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Robust Ionic Liquid Electrolytes for Reversible Electroplating of Mirrors

Award Information
Agency: Department of Defense
Branch: Air Force
Contract: FA9453-17-C-0490
Agency Tracking Number: F16A-T20-0019
Amount: $749,999.00
Phase: Phase II
Program: STTR
Solicitation Topic Code: AF16-AT20
Solicitation Number: 2016.0
Solicitation Year: 2016
Award Year: 2017
Award Start Date (Proposal Award Date): 2017-08-03
Award End Date (Contract End Date): 2019-11-15
Small Business Information
315 Huls Drive
Englewood, OH 45315
United States
DUNS: 793274747
HUBZone Owned: No
Woman Owned: No
Socially and Economically Disadvantaged: No
Principal Investigator
 Ms. Holly Garich
 Principal Scientist
 (937) 836-7749
Business Contact
 Dr. EJ Taylor
Phone: (937) 836-7749
Research Institution
 University of South Alabama
 Lynne Chronister
307 University Boulevard N.
Mobile, AL 36688
United States

 (251) 460-6333
 Nonprofit College or University

This proposal addresses the need for development of room-temperature ionic liquids (RTILs) for use in electrolytes for reversibly electroplating films with specific optical, emissive and electrical properties on demand. Target applications for these electrolytes are devices using reversible electroplating for tuning/regenerating functional surfaces, such as mirrors or thermal emitters, deployed on orbital platforms. Faraday and the University of South Alabama propose to develop RTILs and reversible electrochemical mirror (REM) devices that use reversible electroplating to control the transmission or reflection of light by electrochemically cycling between the reflective metal film and a transmissive surface. RTIL electrolytes for REM devices are attractive because their unique properties are suited as space compatible electrolytes. The low volatility of RTILs may prevent evaporation if exposed to vacuum, and their excellent chemical and thermal stability may enhance tolerance to orbital radiation. Phase II will optimize RTIL electrolytes for REM devices suitable for orbital deployment, develop CPS cleaning parameters to prolong device cycling lifetime, develop processing conditions to optimize device reflectance and transmission properties on demand, evaluate the impact of long cycle life on device components, develop the technology to a scale relevant to the USAF, and develop a technology transition plan and economic assessment.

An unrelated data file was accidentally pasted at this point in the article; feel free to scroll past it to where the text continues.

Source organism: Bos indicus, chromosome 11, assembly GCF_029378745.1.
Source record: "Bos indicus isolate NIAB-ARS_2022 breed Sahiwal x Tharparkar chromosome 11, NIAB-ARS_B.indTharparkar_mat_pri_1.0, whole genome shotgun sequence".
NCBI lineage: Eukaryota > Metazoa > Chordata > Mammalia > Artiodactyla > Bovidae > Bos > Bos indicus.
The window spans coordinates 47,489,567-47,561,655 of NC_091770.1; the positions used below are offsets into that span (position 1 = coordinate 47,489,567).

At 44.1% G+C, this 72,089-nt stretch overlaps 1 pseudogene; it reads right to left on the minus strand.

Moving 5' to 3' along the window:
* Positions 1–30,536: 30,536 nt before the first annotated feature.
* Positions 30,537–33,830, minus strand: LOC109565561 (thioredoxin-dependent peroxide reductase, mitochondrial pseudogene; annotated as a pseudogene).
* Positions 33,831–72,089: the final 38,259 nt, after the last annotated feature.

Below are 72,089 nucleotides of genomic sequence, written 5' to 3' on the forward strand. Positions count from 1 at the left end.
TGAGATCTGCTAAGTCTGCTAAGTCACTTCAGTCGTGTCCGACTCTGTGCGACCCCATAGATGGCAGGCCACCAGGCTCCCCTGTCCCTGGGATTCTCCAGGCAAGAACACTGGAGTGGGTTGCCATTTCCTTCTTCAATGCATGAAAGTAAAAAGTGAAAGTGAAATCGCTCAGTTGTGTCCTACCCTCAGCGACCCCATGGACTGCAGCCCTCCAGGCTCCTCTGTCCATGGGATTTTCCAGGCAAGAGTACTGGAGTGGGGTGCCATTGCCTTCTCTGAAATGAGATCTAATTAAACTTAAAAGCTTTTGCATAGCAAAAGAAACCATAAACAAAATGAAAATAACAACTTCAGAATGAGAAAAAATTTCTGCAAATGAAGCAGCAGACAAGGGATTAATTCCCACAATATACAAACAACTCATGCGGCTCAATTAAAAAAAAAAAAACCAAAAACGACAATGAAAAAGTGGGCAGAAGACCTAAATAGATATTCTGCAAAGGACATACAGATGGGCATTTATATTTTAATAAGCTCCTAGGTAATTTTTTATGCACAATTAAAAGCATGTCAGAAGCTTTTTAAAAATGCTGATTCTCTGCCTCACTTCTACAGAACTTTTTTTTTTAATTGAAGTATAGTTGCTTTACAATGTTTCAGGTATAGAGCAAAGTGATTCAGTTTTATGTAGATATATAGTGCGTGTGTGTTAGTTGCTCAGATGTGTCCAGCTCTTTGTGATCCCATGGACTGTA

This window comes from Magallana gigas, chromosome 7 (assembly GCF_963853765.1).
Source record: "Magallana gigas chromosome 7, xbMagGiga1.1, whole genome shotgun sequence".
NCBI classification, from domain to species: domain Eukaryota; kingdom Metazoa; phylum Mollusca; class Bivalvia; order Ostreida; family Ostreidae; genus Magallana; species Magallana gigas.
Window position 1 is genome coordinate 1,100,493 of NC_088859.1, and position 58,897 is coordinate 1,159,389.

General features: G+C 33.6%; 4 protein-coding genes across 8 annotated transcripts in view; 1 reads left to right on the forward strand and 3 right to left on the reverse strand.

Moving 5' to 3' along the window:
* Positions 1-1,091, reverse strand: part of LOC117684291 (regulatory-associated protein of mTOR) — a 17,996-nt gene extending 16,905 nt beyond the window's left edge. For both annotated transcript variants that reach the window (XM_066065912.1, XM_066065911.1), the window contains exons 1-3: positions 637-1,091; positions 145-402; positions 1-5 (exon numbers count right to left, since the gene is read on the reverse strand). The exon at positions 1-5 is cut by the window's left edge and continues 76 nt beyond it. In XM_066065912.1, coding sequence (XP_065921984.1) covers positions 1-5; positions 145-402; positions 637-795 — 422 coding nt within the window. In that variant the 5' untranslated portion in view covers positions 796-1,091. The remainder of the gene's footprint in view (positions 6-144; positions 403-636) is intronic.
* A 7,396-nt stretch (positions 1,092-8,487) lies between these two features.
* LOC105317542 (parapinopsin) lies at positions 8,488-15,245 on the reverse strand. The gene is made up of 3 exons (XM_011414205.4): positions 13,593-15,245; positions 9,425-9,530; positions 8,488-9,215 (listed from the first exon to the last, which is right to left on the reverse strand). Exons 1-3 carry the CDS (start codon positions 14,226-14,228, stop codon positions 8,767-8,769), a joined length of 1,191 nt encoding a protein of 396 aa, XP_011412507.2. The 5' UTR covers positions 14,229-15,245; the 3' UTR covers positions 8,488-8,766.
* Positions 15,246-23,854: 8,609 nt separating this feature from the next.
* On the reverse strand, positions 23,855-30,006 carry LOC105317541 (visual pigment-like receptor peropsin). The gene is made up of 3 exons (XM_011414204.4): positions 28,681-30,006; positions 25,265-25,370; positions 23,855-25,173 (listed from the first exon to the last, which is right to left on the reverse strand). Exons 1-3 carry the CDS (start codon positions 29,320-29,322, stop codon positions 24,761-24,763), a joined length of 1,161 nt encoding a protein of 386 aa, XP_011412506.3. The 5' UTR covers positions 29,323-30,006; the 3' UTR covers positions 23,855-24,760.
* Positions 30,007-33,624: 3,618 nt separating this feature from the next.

* Information listed above is at the time of submission. *

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